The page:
"This is a flatfish," he says once he's cut out the first one, assembling it and adding the ink dots for the eyes. "The head is worth one" –he glues on one of the little squares with the single dot– "the left side of the body is worth two, the right side three, the left fin four, the right fin five and the tail fin six." The appropriate squares follow. "Mito-san, if you could supervise the gluing while I finish up the cutting, this will go faster."
"I would be honoured to offer my assistance," Mito murmurs, purple eyes sharp and knowing as her husband wails over not getting to help. "Hashirama, would you be a dear and make tea? I'm sure Izuna-san will need a drink after using so much chakra entertaining us."
Terrifying. Izuna is so glad Kita thinks manipulating Madara would be inappropriate, it makes his home life so much less awkward than having to watch this farce every day would be.
The walking tree rhapsodises briefly over how thoughtful his wife is then hurries off to heat a kettle; Izuna keeps his head down and goes back to cutting out fish. He's pretty sure Mito has already divined his scheme to fleece her husband, but she doesn't seem inclined to stop him.
Maybe she's planning on fleecing Izuna right back? If so, perhaps it might be a better idea to keep the stakes reasonably trivial.
"So how does this flatfish game work?" Tōka asks, making herself comfortable on the window sill. That's another thing about Senju houses; they don't have proper shōji or fusuma. Instead it's solid walls and storehouse-style doors everywhere, even between internal rooms, and large, square windows with washi, shutters or occasionally glass in them. Like that's not a security hazard.
"It's pretty simple," Izuna admits, most of his attention on cutting out fish. "The aim of the game is to assemble more fish than anybody else. All the fish pieces start off in a pile in the middle, then people take turns throwing the dice. You have to throw a one to get a fish head, and then you can start gathering the matching fish parts according to what you throw; one piece per turn, but the game's played with two dice so you get two chances and two choices, and if you throw a double you can throw again. Most people try to assemble several fish at once. If you throw a one and a six together you can pick up a full fish; the game ends when all the fish are fully assembled."
Izuna glances up from his work just long enough to grin at her. "Except that if you throw a one and there's no fish heads in the pile, you can steal one from somebody else's least complete fish and all their gathered parts go back in the pile. Or if you throw a one and a six and there's no complete fish to take from the pool, you pick a half-complete one from someone else and finish it. Finished fish can't be poached, but everything else is fair game."
"Ooh," he can hear Tōka grinning, "I take it back. This sounds like a very fine game. Can I play too?"
"It's best with four people," Izuna admits, "but more or less can play too. Just, very many more and you start needing more fish."
"I'll make my own set later," Tōka says, eyeing the wire held taut between his thumb and forefinger. "Does that work with pure chakra or does it have to be fire?"
Izuna shrugs. "I've only ever tried it with fire." Well, only ever seen Kita do it with fire; she'd made a tangram puzzle for Benten as a birthday present once, using a leftover square of expensive wood salvaged from some carpenter's scrap heap. It had taken her seconds to make –plus a little longer sanding over the corners– and his cousin still plays with it almost as much as she does the little tea set. He's not sure any other elements would work out –barring wind chakra of course– but pure chakra might. Possibly.
"Is this an Uchiha thing? Using high-level elemental manipulation to make game pieces?" the trap specialist demands. Whatever the idiot's name is, they know Izuna's holding a piece of the good wire and want it back. That they're fretting over something as trivial as him running fire chakra through it and using it to slice wood makes it abundantly clear they have no idea what kind of tolerances Uchiha wire is made to meet.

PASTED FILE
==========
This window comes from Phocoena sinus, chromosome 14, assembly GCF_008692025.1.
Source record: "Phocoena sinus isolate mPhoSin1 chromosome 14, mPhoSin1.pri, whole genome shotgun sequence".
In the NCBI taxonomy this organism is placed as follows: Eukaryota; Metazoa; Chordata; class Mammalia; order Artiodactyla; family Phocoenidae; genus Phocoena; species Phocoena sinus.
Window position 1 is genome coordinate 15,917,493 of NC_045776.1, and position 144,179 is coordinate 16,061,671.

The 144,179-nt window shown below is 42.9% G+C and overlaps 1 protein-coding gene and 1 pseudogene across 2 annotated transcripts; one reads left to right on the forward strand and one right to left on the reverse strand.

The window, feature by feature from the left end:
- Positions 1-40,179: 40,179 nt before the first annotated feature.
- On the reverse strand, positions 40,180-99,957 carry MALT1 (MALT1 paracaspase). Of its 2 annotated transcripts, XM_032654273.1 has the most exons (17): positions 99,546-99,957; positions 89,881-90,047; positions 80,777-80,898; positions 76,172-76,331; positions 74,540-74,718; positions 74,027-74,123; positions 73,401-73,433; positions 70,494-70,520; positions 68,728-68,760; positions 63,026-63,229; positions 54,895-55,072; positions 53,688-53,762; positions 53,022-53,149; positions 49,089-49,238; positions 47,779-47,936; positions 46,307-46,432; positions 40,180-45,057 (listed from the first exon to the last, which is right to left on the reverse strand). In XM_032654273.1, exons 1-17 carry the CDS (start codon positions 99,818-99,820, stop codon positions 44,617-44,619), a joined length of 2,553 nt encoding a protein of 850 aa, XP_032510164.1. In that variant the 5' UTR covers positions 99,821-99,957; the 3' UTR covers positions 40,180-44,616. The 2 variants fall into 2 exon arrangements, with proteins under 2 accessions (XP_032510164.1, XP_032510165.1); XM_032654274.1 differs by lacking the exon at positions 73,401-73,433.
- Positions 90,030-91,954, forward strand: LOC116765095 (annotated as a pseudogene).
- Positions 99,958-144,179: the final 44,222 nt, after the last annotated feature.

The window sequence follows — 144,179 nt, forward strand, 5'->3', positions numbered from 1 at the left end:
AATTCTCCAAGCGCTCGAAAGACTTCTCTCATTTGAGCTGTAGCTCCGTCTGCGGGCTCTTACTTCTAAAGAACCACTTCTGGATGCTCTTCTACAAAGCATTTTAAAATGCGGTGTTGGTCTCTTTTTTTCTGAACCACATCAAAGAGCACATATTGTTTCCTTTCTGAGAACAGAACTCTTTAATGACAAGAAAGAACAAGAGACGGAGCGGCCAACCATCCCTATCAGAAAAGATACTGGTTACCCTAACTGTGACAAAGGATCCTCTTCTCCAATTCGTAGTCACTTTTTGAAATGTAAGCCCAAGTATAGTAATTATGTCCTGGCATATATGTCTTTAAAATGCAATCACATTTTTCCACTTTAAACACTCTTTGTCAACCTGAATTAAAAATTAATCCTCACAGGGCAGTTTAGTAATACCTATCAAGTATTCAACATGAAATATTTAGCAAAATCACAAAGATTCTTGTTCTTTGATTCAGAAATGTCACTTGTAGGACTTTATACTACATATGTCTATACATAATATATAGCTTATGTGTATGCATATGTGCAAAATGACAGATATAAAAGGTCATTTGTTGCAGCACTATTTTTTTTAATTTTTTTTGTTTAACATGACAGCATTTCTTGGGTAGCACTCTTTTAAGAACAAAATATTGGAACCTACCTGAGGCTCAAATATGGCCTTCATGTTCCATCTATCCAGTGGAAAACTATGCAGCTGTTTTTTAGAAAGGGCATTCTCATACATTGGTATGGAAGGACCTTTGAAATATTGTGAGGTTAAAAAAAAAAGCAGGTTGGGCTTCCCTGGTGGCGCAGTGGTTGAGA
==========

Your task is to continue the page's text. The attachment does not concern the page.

"What's the point of learning all that if you can't have fun with it?" Izuna asks, echoing the question Kita had put to him about four years ago when Madara started taking an active interest in the whole pottery business. It took him a while to recognise it, but she's got a point there.
The question nets him a thoughtful silence from his audience, making it much easier to cut out the fish. Well, until Hashirama comes back with the tea, at least.
A few hours later Izuna is able to determine that it is indeed a lot easier to put up with the kudzu man when you are thrashing him at the fish game. Especially since Tsunama is also thrashing his father at the fish game. No matter how good the Senju Head may be at cards, his luck with dice is abysmal.
"I really like this game," Tōka says cheerfully, stealing the head of her clan head's only remaining incomplete fish and sweeping the other parts into the much diminished central pile. "We need to play it again. With real stakes." Mito prevailed there: no gambling while her son is present.
Impossibly, this makes Hashirama perk up. "We could play again after dinner! Once Tsunama's gone to bed!"
… is Tōka helping him fleece the tree-brained idiot? "I could play again," Izuna admits. It's been very fun having something structured to keep the moron from manhandling him or asking intrusive questions, as well as actually getting to win for once. Usually he and his brother battle for second place; even when they team up to try and steal all of Kita's flatfish, she still wins the fish game.
"We'll play later for stakes then!" the Senju Head burbles delightedly, clapping his hands and rolling the dice again. He throws a five and a three, subsiding into a slump under a little chakra-induced raincloud. "Why can't I roll a one when I need one…"
Izuna picks up the dice, shakes them and rolls a six and a one. He turns to eye Tōka's fish collection.
"Uchiha, don't you dare."
His eyes slide to Tsunama –and to Mito smiling placidly behind her son– and then back to Tōka. The Senju shinobi huffs, but lets him steal one of her unfinished fish with no further threats. So it's not just him then; good to know that not every Senju is blindly oblivious to how dangerous their Clan Head's wife is.
Even though Mito's husband clearly has not the faintest inkling. Then again, Izuna had already pegged Hashirama as a moron.